The Week

The Week, 17 September 2021

With all eyes on the reshuffle, the week's policy news may have gone under your radar. Here's what you need to know.

Tuesday saw the ONS publish Labour Market Statistics for September, prompting cautious optimism. As this helpful Resolution Foundation graph shows, the drop in workers on payrolls brought about by the pandemic has performed a (near-perfect) U-turn back to pre-pandemic levels. But as pointed out in this Institute of Employment Studies briefing note, the number of vacant jobs is also on the rise. Why? The labour market is now half a million workers short of where it was pre-COVID, which is the largest contraction since the early-90s, thanks to higher economic inactivity and the emigration of foreign workers, a trend which now seems to be slowing.

The ONS also published the latest inflation figures this week, with CPIH hitting 3%, well above the Bank of England's 2% target. This links to another event this week, yesterday's Opposition Day Debate calling for the £20 Universal Credit uplift to be retained. The long-awaited reshuffle meant it got little coverage, but with inflation so high, the October cut to benefits will be all the harder for claimants to adjust to.

On Thursday, Sajid Javid made a speech in Blackpool on his ambitions as Health and Social Care Secretary, with health inequalities clearly in his sights. This will be spearheaded by the Office for Health Improvement and Disparities (Yes - the Office for Health Promotion has already had a rebrand!) whose driving mission will be to "level up health and ensure everyone has the chance to live happy and healthy lives". The challenge will be wrestling resources away from an ever-expanding NHS to invest in the determinants of health. Let’s hope the SoS is ready to take the bold calls that this will require.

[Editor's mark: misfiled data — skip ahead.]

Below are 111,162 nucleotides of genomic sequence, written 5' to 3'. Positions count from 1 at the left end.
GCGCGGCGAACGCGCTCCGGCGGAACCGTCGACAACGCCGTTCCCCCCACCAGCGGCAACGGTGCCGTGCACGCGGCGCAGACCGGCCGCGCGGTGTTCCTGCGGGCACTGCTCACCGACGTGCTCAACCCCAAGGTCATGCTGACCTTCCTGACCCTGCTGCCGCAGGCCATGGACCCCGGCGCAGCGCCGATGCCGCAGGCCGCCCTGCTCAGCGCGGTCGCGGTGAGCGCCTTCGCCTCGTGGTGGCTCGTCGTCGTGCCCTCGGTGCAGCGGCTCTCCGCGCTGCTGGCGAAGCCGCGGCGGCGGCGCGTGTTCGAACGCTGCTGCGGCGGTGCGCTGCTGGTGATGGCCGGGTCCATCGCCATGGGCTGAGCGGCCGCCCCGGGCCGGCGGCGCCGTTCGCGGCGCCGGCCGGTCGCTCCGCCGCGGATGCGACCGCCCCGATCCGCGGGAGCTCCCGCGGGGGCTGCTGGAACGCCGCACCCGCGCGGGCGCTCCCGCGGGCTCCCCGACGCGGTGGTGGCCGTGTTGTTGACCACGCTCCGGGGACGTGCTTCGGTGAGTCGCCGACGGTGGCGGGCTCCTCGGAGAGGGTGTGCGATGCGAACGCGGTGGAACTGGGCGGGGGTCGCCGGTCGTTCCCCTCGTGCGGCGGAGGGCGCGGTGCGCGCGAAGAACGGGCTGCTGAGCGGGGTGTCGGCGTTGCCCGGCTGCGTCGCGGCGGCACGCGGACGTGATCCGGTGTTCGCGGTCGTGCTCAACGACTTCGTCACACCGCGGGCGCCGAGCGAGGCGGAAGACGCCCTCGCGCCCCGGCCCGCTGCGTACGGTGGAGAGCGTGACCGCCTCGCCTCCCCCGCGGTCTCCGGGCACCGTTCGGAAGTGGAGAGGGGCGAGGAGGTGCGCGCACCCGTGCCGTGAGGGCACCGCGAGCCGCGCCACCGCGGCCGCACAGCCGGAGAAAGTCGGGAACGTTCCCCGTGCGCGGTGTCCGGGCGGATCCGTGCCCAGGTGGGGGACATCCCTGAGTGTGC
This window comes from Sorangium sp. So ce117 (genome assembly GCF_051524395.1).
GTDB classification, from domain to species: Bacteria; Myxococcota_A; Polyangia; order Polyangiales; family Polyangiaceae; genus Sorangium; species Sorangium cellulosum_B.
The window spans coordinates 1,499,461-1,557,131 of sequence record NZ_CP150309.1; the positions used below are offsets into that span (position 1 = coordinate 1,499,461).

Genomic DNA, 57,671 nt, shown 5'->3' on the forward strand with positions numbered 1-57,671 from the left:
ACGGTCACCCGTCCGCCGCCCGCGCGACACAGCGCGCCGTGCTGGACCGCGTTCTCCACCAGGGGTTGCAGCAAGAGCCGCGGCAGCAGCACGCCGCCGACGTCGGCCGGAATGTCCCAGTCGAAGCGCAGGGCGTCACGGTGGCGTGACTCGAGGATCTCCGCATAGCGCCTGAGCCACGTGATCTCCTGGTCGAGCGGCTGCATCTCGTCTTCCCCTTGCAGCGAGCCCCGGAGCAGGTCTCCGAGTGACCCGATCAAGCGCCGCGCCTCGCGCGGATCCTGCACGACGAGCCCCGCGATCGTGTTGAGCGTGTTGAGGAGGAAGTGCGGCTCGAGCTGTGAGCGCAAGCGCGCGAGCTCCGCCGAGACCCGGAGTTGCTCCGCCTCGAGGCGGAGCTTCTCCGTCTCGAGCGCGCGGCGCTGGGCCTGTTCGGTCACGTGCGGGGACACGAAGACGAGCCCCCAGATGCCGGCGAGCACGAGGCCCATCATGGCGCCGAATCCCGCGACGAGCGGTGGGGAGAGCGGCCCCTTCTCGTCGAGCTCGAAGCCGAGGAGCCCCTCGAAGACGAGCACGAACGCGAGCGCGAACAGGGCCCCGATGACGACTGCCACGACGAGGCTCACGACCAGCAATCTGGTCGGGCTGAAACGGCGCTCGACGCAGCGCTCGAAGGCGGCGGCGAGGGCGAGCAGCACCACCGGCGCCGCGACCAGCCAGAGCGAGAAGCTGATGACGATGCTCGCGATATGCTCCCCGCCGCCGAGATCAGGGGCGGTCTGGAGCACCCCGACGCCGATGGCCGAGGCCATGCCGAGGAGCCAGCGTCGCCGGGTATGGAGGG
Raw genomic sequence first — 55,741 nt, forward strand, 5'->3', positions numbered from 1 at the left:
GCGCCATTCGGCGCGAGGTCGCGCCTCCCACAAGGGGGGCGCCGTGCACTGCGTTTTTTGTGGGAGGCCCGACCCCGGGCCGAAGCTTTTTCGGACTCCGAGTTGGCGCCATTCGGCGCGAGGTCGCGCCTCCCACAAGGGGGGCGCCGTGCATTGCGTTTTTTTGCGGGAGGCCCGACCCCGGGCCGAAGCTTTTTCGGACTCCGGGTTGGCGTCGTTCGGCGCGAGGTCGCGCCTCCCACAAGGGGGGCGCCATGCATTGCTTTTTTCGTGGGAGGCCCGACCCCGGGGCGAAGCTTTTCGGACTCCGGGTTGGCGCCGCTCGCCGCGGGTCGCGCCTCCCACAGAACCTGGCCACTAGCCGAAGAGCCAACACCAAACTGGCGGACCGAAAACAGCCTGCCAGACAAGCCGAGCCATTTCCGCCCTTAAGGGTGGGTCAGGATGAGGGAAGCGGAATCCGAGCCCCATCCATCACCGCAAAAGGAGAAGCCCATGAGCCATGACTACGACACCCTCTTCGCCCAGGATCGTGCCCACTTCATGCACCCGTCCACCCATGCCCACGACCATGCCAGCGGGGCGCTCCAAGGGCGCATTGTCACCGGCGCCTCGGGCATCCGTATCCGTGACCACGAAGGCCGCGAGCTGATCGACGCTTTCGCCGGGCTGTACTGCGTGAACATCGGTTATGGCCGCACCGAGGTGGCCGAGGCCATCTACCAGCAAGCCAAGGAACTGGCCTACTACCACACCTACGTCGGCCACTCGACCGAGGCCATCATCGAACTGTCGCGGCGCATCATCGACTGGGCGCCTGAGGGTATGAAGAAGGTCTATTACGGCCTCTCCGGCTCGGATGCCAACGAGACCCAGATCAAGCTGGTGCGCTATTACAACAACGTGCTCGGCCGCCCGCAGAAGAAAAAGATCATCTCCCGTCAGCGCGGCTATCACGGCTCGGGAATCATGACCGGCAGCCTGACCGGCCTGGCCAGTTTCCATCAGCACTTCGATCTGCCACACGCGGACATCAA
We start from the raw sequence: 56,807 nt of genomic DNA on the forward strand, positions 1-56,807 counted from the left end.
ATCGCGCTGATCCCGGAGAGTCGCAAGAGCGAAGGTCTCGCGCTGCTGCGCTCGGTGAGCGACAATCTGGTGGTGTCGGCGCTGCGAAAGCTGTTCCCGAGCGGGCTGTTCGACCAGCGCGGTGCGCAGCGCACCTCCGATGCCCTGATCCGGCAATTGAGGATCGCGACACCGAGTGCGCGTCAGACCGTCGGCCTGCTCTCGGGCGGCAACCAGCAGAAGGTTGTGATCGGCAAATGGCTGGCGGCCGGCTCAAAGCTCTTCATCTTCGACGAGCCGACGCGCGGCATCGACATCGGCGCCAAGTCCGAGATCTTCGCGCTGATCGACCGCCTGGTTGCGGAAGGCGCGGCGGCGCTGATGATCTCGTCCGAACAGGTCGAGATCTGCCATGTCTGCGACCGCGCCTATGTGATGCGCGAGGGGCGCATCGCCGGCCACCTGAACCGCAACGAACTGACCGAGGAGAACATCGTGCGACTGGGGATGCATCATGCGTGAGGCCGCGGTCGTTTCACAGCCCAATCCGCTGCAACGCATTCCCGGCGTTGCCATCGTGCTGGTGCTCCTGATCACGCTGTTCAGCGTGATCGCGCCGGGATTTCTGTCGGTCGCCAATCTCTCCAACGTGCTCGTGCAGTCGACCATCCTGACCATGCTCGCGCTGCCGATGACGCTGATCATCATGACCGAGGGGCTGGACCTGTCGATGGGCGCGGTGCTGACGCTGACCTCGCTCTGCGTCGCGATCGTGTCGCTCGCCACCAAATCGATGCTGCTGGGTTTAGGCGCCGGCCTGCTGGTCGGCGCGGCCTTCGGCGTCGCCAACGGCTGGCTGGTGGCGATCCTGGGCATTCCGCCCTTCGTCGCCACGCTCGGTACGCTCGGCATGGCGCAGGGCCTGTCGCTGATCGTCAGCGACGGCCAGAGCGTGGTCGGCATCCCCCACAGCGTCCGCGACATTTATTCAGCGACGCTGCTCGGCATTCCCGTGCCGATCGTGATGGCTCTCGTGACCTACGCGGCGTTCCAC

Although the Government will be pleased with how the week has gone, yesterday's intervention from the County Councils Network (CCN) should ring alarm bells. Echoing a point identified in our snap-analysis of last week's social care announcement, the CCN have said that a £1.5bn blackhole will be created by the decision to allow self-funders, who have been in effect been subsidising care homes through higher fees, to arrange cheaper care through their local authority. This move could bankrupt care homes, unless the gap is plugged in the upcoming Spending Review, the CCN argue. It's well worth listening to Conservative Counsellor Martin Anthony Tett explaining the problem here. Let's hope the Government has a Plan B for this too.